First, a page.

Introducing the “exit coin” for the luxury sector

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  2. The crypto Buffett lunch has been postponed. Lucky Warren Buffett.
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  4. A crypto Buffett lunch is on the cards. Poor Warren Buffett.
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While it is true to say that the great ICOmedy festival has died down a fair bit in recent months, it's not quite over yet. Dressed up in all sorts of new cryptoclothes and abbreviations — security token offerings (STOs), token generation events (TGEs), initial exchange offerings (IEOs), stablecoin offerings, etc — we are pleased to inform you, dear readers, that the perpetually preposterous initial coin offering lives on.

On Thursday, the Financial Times's markets news editor, Ben McLannahan, was sent the following (poorly worded) email which referred to an article written by the FT's Gillian Tett on bitcoin.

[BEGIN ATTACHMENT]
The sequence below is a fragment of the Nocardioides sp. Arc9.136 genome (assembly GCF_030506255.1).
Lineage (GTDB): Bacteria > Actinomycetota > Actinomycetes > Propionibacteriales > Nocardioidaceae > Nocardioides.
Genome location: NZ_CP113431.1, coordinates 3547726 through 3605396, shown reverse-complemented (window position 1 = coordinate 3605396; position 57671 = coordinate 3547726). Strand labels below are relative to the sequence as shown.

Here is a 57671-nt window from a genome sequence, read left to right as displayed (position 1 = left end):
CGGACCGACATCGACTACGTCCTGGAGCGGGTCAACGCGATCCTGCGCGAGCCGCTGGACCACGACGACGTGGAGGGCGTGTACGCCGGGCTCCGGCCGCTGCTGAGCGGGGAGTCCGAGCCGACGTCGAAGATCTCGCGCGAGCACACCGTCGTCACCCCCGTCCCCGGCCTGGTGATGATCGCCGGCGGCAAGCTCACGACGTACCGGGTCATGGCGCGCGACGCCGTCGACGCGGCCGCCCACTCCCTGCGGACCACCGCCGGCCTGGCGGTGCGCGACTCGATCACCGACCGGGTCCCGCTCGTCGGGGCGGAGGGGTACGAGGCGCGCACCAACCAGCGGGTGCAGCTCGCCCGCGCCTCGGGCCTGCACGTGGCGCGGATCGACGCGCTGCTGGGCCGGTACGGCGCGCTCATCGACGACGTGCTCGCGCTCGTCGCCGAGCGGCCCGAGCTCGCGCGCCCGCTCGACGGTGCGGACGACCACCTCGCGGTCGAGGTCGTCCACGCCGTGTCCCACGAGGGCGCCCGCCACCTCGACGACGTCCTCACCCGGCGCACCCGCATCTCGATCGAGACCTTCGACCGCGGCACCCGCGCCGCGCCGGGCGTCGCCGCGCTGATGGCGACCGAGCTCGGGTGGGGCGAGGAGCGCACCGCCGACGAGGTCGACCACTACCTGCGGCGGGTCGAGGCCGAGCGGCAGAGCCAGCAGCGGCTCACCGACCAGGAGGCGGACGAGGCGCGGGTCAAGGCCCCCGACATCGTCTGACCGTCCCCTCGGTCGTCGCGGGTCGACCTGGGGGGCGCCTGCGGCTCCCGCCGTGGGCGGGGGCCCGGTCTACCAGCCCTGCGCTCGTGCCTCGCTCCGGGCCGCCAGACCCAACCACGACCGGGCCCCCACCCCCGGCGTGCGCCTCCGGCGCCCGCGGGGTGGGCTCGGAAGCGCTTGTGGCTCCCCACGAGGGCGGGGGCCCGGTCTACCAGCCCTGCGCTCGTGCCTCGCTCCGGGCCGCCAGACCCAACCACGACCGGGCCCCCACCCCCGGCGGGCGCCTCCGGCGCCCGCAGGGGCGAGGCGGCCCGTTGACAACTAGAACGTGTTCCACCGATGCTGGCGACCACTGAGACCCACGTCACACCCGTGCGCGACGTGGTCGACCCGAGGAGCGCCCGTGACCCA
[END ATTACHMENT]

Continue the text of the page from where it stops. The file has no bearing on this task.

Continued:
Good afternoon Mr. Mclannahan... After reading a Financial Times article last night; A fraud or the future? Bots bitcoin debate author Mrs Tett, I wanted take this opportunity to send you our most recent press release personally. I felt compelled to send this to Mrs Tett this morning prior to our release to an excess of 5000 global press at 14:30pm today.

The email was to inform Mrs Tett (apparently via Mr McLannahan) that a £16m mansion in Surrey had been sold to a British businessman in an “inspiring deal” for... cryptocurrency! Specifically, the “prestigious LGC-Coin cryptocurrency”.

In the press release Adrian Flint, a director at Heritage Group, the property developers, says: